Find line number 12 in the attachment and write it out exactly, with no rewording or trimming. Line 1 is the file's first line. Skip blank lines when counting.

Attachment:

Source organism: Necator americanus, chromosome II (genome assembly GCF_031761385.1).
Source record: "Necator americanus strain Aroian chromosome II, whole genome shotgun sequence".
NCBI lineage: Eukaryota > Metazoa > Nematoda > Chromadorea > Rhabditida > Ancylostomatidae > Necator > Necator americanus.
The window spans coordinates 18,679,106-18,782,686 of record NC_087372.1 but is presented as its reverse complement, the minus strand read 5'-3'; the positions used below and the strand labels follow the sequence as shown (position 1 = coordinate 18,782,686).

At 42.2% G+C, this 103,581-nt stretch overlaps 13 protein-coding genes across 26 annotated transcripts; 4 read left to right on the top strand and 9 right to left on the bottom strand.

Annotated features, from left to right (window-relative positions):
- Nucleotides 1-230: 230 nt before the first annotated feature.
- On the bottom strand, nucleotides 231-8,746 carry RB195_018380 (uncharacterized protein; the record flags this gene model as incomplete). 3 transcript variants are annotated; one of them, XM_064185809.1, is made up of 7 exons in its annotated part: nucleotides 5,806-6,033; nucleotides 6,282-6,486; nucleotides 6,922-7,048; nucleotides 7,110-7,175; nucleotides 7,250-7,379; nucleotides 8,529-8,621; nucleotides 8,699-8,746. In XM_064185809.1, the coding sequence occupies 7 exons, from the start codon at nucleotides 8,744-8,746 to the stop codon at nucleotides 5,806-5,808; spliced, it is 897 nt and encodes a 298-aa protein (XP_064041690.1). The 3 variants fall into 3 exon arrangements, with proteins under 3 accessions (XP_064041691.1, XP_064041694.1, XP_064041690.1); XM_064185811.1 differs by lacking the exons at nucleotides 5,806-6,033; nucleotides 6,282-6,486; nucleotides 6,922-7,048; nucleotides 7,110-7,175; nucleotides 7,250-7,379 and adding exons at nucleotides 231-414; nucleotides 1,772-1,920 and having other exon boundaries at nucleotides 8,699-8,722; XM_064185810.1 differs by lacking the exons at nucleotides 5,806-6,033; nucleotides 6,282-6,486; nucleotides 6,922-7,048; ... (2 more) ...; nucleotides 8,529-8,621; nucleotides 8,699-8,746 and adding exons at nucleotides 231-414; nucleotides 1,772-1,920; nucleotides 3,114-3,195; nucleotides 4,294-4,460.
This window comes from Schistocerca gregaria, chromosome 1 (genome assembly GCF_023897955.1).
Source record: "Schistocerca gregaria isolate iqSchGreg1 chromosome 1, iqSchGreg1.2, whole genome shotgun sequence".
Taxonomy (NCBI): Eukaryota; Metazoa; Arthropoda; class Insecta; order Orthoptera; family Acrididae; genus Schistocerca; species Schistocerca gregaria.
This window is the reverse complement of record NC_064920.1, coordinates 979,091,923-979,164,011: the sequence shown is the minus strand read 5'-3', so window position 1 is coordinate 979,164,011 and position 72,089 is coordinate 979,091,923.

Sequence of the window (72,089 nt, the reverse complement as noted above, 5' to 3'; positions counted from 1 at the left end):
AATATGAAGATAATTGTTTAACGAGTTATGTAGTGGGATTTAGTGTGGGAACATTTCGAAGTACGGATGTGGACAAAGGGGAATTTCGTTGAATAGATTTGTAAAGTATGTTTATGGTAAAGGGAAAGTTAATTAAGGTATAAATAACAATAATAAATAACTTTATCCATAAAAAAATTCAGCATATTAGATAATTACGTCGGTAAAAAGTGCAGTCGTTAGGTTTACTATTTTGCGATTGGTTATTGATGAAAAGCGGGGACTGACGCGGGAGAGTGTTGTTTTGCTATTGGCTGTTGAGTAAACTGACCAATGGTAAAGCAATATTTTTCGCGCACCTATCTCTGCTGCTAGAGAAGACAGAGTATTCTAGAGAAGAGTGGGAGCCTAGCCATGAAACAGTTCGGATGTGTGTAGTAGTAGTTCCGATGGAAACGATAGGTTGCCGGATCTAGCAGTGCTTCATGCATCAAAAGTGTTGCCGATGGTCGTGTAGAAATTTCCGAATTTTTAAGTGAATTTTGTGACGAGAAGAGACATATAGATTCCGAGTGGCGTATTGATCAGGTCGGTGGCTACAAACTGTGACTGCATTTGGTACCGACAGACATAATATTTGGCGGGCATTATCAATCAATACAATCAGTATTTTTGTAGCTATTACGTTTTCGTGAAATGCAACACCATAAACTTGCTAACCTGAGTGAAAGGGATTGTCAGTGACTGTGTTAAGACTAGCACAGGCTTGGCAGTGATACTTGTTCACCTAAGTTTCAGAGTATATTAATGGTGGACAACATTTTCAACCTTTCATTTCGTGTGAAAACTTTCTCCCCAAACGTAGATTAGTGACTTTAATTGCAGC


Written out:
This window is the reverse complement of record NC_064920.1, coordinates 979,091,923-979,164,011: the sequence shown is the minus strand read 5'-3', so window position 1 is coordinate 979,164,011 and position 72,089 is coordinate 979,091,923.